On Wed, Dec 04, 2019 at 11:35:37AM -0300, Eduardo Habkost wrote:
On Wed, Dec 04, 2019 at 10:18:24AM +0100, Jens Freimann wrote:
On Tue, Dec 03, 2019 at 06:40:04PM -0300, Eduardo Habkost wrote:
> +jfreimann, +mst
> On Sat, Nov 30, 2019 at 11:10:19AM +0000, Peter Maydell wrote:
> > On Fri, 29 Nov 2019 at 20:05, Eduardo Habkost <ehabk...@redhat.com> wrote:
> > > So, to summarize the current issues:
> > >
> > > 1) realize triggers a plug operation implicitly.
> > > 2) unplug triggers unrealize implicitly.
> > >
> > > Do you expect to see use cases that will require us to implement
> > > realize-without-plug?
> >
> > I don't think so, but only because of the oddity that
> > we put lots of devices on the 'sysbus' and claim that
> > that's plugging them into the bus. The common case of
> > 'realize' is where one device (say an SoC) has a bunch of child
> > devices (like UARTs); the SoC's realize method realizes its child
> > devices. Those devices all end up plugged into the 'sysbus'
> > but there's no actual bus there, it's fictional and about
> > the only thing it matters for is reset propagation (which
> > we don't model right either). A few devices don't live on
> > buses at all.
> That's my impression as well.
> >
> > > Similarly, do you expect use cases that will require us to
> > > implement unplug-without-unrealize?
> >
> > I don't know enough about hotplug to answer this one:
> > it's essentially what I'm hoping you'd be able to answer.
> > I vaguely had in mind that eg the user might be able to
> > create a 'disk' object, plug it into a SCSI bus, then
> > unplug it from the bus without the disk and all its data
> > evaporating, and maybe plug it back into the SCSI
> > bus (or some other SCSI bus) later ? But I don't know
> > anything about how we expose that kind of thing to the
> > user via QMP/HMP.
> This ability isn't exposed to the user at all.  Our existing
> interfaces are -device, device_add and device_del.
> We do have something new that sounds suspiciously similar to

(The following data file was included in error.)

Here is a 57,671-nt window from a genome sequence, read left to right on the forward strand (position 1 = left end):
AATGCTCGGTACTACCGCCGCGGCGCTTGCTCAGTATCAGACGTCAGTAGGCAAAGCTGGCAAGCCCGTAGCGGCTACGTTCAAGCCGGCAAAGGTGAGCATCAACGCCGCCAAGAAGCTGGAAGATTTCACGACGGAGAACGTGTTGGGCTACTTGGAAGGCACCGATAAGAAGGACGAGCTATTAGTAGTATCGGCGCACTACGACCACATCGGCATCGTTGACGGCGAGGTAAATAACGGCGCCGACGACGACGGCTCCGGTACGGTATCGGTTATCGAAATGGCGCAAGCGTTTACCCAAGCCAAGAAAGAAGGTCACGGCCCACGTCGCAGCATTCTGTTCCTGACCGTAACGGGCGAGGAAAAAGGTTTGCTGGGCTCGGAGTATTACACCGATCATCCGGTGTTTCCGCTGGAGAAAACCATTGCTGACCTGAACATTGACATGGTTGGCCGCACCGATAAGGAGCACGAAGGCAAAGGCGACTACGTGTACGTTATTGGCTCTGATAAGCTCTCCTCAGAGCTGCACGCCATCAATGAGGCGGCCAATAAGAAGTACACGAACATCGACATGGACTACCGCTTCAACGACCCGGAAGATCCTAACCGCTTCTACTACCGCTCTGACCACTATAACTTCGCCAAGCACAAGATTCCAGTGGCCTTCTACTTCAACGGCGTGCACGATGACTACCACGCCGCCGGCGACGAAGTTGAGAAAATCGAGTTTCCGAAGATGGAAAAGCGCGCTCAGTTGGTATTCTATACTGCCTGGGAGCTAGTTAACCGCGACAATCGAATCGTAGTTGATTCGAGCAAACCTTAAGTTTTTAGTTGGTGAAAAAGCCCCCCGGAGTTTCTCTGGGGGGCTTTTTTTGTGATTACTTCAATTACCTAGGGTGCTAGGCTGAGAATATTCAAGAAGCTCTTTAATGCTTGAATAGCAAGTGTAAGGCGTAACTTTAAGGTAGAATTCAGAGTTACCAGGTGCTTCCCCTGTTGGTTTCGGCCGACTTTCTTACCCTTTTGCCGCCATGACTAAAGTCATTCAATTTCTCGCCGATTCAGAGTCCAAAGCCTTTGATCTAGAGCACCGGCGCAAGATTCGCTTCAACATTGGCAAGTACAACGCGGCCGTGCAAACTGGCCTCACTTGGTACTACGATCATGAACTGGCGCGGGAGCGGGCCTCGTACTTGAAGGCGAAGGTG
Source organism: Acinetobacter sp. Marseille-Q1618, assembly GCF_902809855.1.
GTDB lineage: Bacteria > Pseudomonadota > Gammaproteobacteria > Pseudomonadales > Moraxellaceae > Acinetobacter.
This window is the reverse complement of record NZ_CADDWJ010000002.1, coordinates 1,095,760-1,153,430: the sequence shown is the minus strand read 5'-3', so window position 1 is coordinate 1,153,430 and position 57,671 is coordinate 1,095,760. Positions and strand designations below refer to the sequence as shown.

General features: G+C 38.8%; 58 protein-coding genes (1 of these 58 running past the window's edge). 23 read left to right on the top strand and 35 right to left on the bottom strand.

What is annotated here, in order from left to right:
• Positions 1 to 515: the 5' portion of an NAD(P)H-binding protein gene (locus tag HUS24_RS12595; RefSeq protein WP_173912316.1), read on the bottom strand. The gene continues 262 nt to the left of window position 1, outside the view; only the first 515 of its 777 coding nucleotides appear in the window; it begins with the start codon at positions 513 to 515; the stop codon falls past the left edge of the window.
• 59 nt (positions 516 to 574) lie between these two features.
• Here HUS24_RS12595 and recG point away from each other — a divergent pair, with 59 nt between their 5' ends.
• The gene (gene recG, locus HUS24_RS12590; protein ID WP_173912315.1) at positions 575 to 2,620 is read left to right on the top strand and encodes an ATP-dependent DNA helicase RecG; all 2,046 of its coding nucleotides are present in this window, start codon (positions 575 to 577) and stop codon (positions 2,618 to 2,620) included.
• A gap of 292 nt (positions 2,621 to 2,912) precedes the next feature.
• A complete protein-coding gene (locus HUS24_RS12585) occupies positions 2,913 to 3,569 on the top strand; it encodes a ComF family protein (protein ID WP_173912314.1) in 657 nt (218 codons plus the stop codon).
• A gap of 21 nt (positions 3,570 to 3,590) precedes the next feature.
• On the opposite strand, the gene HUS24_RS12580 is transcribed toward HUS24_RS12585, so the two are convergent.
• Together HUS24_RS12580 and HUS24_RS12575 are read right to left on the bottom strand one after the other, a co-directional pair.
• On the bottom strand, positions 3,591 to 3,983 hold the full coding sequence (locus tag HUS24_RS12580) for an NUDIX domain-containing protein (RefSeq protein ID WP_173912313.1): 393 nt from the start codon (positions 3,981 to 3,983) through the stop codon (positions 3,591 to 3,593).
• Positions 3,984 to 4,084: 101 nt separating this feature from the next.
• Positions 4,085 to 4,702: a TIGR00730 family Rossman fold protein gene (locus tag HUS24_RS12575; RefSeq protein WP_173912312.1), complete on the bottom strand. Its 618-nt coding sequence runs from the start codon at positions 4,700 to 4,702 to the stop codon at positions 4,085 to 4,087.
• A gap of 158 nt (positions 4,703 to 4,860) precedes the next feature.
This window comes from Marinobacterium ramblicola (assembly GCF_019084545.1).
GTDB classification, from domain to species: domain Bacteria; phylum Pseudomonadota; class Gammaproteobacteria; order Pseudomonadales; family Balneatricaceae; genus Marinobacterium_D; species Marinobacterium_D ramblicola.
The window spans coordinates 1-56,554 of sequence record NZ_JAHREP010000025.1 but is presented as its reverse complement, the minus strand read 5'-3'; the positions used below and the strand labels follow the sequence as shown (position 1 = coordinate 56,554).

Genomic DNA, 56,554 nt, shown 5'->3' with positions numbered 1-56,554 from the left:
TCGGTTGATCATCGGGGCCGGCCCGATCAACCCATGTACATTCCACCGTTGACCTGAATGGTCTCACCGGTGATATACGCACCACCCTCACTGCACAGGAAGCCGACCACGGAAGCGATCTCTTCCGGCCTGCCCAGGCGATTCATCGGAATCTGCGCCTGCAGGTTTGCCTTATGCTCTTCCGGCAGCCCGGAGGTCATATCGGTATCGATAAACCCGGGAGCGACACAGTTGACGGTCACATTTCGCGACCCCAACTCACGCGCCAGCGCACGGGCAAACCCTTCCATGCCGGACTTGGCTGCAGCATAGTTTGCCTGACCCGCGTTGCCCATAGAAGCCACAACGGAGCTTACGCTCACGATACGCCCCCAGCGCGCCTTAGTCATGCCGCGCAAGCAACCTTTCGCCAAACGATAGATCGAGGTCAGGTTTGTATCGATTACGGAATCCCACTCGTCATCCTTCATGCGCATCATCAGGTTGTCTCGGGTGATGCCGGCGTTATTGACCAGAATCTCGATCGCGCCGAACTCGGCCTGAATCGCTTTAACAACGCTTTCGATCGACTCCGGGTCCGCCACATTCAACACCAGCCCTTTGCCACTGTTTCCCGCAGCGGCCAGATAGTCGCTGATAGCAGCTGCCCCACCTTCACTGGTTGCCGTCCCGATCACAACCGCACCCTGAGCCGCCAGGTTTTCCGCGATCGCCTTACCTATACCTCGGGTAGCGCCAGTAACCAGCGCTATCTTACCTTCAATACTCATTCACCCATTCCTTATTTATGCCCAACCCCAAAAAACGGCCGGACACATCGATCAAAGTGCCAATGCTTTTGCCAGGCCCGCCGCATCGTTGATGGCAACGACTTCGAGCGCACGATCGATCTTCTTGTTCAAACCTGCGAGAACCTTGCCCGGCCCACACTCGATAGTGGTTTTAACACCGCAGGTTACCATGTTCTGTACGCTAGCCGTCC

> "unplugged but not unrealized", though: the new hidden device
> API, added by commit f3a850565693 ("qdev/qbus: add hidden device
> support").
> Jens, Michael, what exactly is the difference between a "hidden"
> device and a "unplugged" device?

"hidden" the way we use it for virtio-net failover is actually unplugged. But it
doesn't have to be that way. You can register a function that decides
if the device should be hidden, i.e. plugged now, or do something else
with it (in the virtio-net failover case we just save everything we
need to plug the device later).

We did introduce a "unplugged but not unrealized" function too as part
of the failover feature. See "a99c4da9fc pci: mark devices partially

This was needed so we would be able to re-plug the device in case a
migration failed and we need to hotplug the primary device back to the
guest. To avoid the risk of not getting the resources the device needs
we don't unrealize but just trigger the unplug from the guest OS.

Thanks for the explanation.  Let me confirm if I understand the
purpose of the new mechanisms: should_be_hidden is a mechanism
for implementing realize-without-plug.  partially_hotplugged is a
mechanism for implementing unplug-without-unrealize.  Is that

should_be_hidden is a mechanism for implementing
realize-without-plug: kind of. It's a mechanism that ensures
qdev_device_add() returns early as long as the condition to hide the
device is true. You could to the realize-without-plug in the handler
function that decides if the device should be "hidden".
partially_hotplugged is a mechanism for implementing
unplug-without-unrealize: yes.

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